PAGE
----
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8.3A.8a TITLE IV-E, Foster Care Maintenance Payments Program, Eligibility, Facilities requirements, child-care institution

Items with a star (*) and gray background have been modified from previous record.

Question Number 5:
07/15/2005 - Current
QuestionIf an otherwise eligible title IV-E child is placed in a child care institution that has locked living units for the child's benefit or safety, does this render the facility "physically restrictive," such that the child is ineligible for title IV-E?
Answer*Not necessarily. A facility that has locked living units may meet the Federal definition of a child care institution enabling the State to claim title IV-E on behalf of a child. The statute at section 472 (c)(2) of the Social Security Act requires the State to place the child in a child care institution that meets certain statutory and regulatory requirements. The law stipulates that a child care institution shall not include detention facilities "or any other facility operated primarily for the detention of children who are determined to be delinquent". The definition of child care institution in Federal regulations at 45 CFR 1355.20 states that:

[A] Detention facility in the context of the definition of child care institution in section 472 (c)(2) of the [Social Security] Act means a physically restricting facility for the care of children who require secure custody pending court adjudication, court disposition, execution of a court order or after commitment.

It is clear that States may not claim title IV-E for a child if the facility is "physically restrictive" in that it is used primarily to detain children who require secure custody. If a facility is not used primarily for this purpose, but the facility has some restrictions for the benefit or safety of the child, then the State may make title IV-E claims on behalf of an otherwise eligible child placed there.

While the State may claim title IV-E for a child placed in a child care institution that is secured for his or her benefit or safety, we want to note one caveat. The Departmental Appeals Board (California Department of Social Services Decision No. 960) noted in its decision that "a mixture of detention and treatment is common in juvenile law." Adding a treatment component to a facility that is used primarily to secure delinquent children does not render the child care institution consistent with the strictures of title IV-E.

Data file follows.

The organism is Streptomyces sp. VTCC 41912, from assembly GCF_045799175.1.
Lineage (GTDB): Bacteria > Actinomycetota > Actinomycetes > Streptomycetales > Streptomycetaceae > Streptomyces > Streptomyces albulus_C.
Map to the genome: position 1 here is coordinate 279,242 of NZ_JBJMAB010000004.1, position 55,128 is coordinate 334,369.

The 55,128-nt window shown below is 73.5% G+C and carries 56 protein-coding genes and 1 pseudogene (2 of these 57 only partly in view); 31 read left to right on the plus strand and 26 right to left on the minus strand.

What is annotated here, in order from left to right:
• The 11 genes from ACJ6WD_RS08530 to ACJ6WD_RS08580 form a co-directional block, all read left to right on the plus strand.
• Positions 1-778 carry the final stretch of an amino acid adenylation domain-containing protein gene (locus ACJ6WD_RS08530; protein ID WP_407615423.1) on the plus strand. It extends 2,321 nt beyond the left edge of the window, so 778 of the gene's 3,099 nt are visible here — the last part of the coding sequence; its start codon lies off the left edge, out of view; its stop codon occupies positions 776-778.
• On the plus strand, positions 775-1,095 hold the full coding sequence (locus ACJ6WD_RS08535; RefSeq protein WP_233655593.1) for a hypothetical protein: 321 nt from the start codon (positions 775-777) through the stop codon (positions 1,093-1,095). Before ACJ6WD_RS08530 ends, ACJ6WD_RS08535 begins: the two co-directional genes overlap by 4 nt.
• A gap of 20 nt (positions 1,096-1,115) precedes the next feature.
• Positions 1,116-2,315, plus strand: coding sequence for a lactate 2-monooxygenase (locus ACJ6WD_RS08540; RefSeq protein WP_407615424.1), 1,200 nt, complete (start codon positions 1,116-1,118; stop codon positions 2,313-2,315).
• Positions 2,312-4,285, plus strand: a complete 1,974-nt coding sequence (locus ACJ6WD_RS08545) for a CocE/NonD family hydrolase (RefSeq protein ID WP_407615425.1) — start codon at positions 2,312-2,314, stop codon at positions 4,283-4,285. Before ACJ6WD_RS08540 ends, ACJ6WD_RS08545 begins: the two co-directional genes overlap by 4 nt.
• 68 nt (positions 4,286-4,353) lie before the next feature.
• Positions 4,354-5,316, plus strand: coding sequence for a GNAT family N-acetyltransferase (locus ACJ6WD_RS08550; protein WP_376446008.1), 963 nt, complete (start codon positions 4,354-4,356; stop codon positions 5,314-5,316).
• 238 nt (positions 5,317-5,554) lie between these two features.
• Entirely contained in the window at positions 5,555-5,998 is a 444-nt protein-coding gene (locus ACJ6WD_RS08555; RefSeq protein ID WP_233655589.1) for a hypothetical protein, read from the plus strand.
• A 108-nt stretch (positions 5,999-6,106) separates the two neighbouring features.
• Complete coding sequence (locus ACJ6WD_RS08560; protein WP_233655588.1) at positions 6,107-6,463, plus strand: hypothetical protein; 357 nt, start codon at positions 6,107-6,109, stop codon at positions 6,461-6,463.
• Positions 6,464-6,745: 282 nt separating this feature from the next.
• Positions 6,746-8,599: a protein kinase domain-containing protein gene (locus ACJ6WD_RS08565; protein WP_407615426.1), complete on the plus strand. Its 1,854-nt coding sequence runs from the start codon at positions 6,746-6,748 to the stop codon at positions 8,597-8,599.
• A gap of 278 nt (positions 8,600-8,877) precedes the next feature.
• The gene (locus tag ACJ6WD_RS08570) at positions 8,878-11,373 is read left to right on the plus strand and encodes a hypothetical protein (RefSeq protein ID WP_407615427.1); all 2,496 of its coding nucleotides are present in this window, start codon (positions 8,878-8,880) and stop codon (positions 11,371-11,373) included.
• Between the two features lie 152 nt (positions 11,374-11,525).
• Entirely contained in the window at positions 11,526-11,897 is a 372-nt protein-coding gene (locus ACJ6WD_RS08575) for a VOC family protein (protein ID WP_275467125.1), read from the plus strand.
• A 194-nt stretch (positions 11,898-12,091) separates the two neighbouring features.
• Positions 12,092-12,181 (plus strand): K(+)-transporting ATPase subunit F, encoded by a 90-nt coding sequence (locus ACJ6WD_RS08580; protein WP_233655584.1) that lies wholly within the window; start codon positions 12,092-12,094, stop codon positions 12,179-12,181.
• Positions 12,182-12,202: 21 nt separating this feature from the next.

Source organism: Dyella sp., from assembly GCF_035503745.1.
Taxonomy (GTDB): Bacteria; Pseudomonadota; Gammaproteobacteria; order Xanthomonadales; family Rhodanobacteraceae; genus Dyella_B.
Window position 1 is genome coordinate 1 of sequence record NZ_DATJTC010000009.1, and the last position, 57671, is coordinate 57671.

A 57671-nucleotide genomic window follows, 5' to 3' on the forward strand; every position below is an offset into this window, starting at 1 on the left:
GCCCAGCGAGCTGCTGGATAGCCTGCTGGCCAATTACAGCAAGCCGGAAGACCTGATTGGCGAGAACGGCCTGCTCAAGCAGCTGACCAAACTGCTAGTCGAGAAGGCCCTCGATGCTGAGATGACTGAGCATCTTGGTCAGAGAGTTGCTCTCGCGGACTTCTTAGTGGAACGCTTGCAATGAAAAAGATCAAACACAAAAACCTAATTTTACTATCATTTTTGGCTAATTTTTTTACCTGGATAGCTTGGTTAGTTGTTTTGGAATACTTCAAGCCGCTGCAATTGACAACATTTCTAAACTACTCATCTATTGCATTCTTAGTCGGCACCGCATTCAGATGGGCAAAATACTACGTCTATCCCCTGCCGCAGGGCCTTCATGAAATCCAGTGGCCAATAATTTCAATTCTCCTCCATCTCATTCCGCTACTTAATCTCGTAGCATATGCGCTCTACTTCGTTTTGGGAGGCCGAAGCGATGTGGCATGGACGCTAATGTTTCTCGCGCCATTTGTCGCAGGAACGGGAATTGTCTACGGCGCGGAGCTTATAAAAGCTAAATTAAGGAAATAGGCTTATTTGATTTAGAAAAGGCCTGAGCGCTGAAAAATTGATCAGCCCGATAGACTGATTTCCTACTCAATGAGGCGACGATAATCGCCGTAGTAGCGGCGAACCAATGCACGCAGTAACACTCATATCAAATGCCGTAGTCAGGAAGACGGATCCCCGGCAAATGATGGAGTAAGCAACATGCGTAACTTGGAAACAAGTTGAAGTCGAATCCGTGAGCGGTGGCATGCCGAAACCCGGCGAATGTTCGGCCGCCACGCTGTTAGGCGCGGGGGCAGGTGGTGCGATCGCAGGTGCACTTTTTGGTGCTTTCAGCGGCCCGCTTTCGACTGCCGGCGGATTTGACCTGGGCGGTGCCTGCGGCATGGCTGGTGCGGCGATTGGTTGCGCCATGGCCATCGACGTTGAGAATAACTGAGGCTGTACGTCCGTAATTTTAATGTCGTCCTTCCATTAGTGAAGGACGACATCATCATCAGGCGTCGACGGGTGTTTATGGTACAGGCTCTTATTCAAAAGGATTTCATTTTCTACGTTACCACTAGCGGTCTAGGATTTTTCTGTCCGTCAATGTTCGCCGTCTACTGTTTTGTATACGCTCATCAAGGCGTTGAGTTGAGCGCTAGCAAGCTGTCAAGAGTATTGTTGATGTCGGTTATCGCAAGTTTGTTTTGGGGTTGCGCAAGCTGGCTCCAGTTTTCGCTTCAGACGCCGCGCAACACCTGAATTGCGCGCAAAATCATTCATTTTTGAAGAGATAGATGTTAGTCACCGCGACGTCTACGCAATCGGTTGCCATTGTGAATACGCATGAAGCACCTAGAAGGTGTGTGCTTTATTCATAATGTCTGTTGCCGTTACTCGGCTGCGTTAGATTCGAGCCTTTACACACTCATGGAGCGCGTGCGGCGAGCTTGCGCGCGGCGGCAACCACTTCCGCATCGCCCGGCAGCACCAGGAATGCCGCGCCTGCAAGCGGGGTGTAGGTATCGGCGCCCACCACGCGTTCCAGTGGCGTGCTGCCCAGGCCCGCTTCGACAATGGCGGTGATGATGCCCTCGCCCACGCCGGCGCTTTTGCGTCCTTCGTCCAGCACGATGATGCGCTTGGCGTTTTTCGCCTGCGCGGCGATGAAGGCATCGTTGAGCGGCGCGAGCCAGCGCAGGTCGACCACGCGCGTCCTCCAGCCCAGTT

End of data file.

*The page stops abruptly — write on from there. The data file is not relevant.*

Source/Date6/23/03
Legal and Related ReferencesSocial Security Act - Section 472 (c)(2); 45 CFR 1355.20; Departmental Appeals Board California Department of Social Services Decision No. 960.

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07/15/2005 - 07/15/2005
Question*If an otherwise eligible title IV-E child is placed in a child care institution that has locked living units for the child's benefit or safety, does this render the facility "physically restrictive," such that the child is ineligible for title IV-E?
AnswerNot necessarily. A facility that has locked living units may meet the Federal definition of a child care institution enabling the State to claim title IV-E on behalf of a child. The statute at section 472 (c)(2) of the Social Security Act requires the State to place the child in a child care institution that meets certain statutory and regulatory requirements. The law stipulates that a child care institution shall not include detention facilities?or any other facility operated primarily for the detention of children who are determined to be delinquent (emphasis added). The definition of child care institution in Federal regulations at 45 CFR ? 1355.20 states that:

[A] Detention facility in the context of the definition of child care institution in section 472 (c)(2) of the [Social Security] Act means a physically restricting facility for the care of children who require secure custody pending court adjudication, court disposition, execution of a court order or after commitment.

It is clear that States may not claim title IV-E for a child if the facility is ?physically restrictive? in that it is used primarily to detain children who require secure custody. If a facility is not used primarily for this purpose, but the facility has some restrictions for the benefit or safety of the child, then the State may make title IV-E claims on behalf of an otherwise eligible child placed there.

While the State may claim title IV-E for a child placed in a child care institution that is secured for his or her benefit or safety, we want to note one caveat. The Departmental Appeals Board (California Department of Social Services Decision No. 960) noted in its decision that "a mixture of detention and treatment is common in juvenile law." Adding a treatment component to a facility that is used primarily to secure delinquent children does not render the child care institution consistent with the strictures of title IV-E.

Source/Date6/23/03
Legal and Related ReferencesSocial Security Act - Section 472 (c)(2); 45 CFR 1355.20; Departmental Appeals Board California Department of Social Services Decision No. 960.